I’ve had some rough moments that’s taken me to some dark places over my life. This year, I went through a betrayal with one of my “sistahs” that devastated me. The immediate aftereffect was sickness and depression. I am usually a confident, secure black woman, but this incident knocked me off my feet and took me down a path that I had to force myself to shake out of.
In the wake of the suicides of Anthony Bourdain and Kate Spade, I am reminded of my village, who surrounds me with support and love. But, I am also reminded of moments of suffering that made it appear as if my village had disappeared or just didn’t care. As a spiritual black woman and daughter of a preacher, I was taught to pray it away; seek God’s face and comfort. And, although I am a believer in God’s transforming love, I realize that are some situations that require more than faith and belief in God. I also believe that God created us so that we may rely and depend on each other, when needed or necessary.
But, we live in a self-gratification, self-promoting and always “being happy and positive” culture. In my lowest moments, I have felt like I had to paint my smile, fake the laugh and hold in the tears. In reality, I needed to be okay with being sad or mad or disappointed. This also involved seeing a therapist, so I did not stay at this point, but allowed myself to go through the process to become whole again.
In my news feeds full of blog posts, op-eds and articles, I am inundated with statements that express and encourage moving on to the next best thing or person. If it’s making you unhappy or comfortable, then it should be replaced. “Dump the negativity,” “lose the friend” or “divorce the spouse” are common themes. But where would most of us be without conflict? What lessons would we learn? How many marriages would have survived? The truth is, sometimes confrontation is necessary; not just the confrontation with others, but with ourselves. But, more importantly, like my friend Angela reminds me, people are NOT expendable. Aside from abuse, friendships should be cherished and marriages should be fought for the preservation of families.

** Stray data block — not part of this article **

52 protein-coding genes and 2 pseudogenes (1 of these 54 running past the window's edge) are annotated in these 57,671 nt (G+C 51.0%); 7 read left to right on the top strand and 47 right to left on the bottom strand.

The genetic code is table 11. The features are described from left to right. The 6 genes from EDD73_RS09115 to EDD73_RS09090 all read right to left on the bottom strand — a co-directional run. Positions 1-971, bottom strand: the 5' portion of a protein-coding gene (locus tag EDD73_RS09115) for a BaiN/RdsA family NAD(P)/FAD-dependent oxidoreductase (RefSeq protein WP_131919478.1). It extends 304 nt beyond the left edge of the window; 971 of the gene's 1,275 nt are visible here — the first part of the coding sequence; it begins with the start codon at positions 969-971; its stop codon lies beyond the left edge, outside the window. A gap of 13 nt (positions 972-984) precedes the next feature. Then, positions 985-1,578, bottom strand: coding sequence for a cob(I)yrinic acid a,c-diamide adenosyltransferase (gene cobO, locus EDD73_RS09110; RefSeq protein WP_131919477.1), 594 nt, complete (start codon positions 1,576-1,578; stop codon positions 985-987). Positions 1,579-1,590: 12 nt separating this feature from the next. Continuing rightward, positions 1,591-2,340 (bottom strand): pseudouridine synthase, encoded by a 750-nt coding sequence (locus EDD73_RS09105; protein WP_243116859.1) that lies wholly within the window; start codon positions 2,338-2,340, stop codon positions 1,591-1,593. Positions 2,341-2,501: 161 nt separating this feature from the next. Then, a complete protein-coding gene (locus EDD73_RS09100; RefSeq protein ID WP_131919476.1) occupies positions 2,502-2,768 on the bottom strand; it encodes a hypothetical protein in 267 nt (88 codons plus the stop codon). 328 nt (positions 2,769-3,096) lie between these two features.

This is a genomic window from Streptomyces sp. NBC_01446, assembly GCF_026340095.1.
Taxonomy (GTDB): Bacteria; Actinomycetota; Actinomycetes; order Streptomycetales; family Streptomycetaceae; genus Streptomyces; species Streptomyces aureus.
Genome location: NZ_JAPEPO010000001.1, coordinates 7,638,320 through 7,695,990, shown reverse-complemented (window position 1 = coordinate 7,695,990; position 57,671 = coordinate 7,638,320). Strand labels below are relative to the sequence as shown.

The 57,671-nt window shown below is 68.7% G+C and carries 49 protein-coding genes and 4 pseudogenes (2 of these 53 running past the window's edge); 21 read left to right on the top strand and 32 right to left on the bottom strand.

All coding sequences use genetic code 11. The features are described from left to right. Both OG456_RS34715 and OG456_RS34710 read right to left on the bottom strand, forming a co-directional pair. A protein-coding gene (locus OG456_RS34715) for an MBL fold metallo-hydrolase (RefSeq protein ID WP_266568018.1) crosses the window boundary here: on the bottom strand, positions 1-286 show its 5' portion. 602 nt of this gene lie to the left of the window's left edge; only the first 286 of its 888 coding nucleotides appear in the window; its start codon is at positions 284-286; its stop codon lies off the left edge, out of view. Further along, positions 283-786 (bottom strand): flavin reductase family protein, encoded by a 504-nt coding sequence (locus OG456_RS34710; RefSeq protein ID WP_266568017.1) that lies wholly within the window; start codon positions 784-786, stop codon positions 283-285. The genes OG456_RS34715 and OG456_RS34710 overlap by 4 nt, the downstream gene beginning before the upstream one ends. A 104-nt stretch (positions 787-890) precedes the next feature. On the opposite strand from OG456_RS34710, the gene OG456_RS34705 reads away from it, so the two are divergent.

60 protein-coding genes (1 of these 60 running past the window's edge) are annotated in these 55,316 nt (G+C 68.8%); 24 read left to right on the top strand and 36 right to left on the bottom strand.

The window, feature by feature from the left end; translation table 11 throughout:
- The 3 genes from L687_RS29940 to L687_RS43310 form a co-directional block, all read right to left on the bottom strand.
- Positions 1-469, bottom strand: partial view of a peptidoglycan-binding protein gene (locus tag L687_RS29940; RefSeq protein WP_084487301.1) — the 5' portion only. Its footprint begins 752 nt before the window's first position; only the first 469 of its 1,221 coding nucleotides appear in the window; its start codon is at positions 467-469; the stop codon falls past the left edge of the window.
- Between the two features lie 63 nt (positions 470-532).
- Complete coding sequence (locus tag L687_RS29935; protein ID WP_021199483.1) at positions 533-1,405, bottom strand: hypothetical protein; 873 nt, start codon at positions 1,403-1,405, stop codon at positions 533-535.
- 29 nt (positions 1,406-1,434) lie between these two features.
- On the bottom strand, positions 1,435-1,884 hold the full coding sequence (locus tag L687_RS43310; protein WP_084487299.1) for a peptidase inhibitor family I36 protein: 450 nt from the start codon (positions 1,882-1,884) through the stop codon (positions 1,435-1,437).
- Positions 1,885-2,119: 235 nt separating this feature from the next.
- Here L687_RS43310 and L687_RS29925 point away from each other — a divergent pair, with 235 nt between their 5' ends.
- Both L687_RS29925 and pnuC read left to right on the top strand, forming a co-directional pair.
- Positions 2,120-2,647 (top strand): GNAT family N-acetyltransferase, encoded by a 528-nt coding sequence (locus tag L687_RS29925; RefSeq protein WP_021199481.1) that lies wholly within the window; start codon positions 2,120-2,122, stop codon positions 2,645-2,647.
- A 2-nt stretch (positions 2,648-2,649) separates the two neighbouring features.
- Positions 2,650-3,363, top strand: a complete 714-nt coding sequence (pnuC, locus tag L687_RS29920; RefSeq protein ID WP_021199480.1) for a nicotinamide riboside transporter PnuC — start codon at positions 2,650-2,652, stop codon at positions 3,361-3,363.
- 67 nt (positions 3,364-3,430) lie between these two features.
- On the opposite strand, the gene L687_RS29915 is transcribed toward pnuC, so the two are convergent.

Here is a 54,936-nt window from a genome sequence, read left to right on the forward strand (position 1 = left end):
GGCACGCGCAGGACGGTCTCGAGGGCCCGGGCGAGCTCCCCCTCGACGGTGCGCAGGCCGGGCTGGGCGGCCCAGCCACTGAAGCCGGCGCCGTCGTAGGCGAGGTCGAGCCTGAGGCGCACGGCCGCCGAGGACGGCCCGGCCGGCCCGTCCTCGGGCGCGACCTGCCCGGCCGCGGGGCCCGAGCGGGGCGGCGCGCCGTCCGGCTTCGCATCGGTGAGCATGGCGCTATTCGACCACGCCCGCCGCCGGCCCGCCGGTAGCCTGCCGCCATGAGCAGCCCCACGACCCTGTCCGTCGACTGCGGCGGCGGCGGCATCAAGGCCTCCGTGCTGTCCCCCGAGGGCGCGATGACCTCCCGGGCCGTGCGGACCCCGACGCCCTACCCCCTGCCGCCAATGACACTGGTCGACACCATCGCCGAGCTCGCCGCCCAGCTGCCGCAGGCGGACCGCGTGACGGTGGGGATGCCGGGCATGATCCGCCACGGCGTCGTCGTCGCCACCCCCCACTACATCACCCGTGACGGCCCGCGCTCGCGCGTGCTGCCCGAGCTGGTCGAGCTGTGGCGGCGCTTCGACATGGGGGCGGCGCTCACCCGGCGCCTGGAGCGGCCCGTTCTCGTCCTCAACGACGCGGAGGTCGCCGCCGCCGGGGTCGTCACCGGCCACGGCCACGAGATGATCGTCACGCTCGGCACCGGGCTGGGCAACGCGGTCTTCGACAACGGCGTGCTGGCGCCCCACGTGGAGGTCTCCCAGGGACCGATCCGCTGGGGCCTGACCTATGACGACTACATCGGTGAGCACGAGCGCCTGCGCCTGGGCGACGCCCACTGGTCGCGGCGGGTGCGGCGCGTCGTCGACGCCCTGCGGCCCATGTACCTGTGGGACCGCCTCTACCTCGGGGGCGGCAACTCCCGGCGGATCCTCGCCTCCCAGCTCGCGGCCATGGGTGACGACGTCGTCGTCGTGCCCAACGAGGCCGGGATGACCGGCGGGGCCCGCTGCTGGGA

One thing the suicides of these creative, beautiful souls have taught us is that money and fame do not create happiness or our pretense of it. I am reminded of an episode of BET’s Being Mary Jane, when the main character experienced a betrayal by her long time childhood friend, Lisa. Lisa was a beautiful, successful doctor, but the trauma of love lost and molestation, along with the lost of her best friend, was too much to bare. In the episode, Mary Jane admitted, “I use to ask her a thousand times, “How are you? How are You? But I don’t know if I actually wanted to hear the truth.”
Listening to our truths, along with the truth of others, would eliminate half of the world’s issues. But, as black women and men, we must not be afraid to also tell our truths, even when it’s ugly and messy and unpopular. We must be fearless in showing and exposing our weaknesses, even when our societies demand our strength. We must practice being aware of our daily or biweekly or monthly mental health conditions. We must live in our pain and expose our traumas, so that we can effectively heal, and be the help we need to our communities and self. It becomes important, more than ever, to reach out to say, “Hello,” not just for a quick response, but for an honest answer. Knowing that some people and situations are not expendable may save a life! I’ll start today by saying, “Black Woman, Black Man … I need you!” We need each other.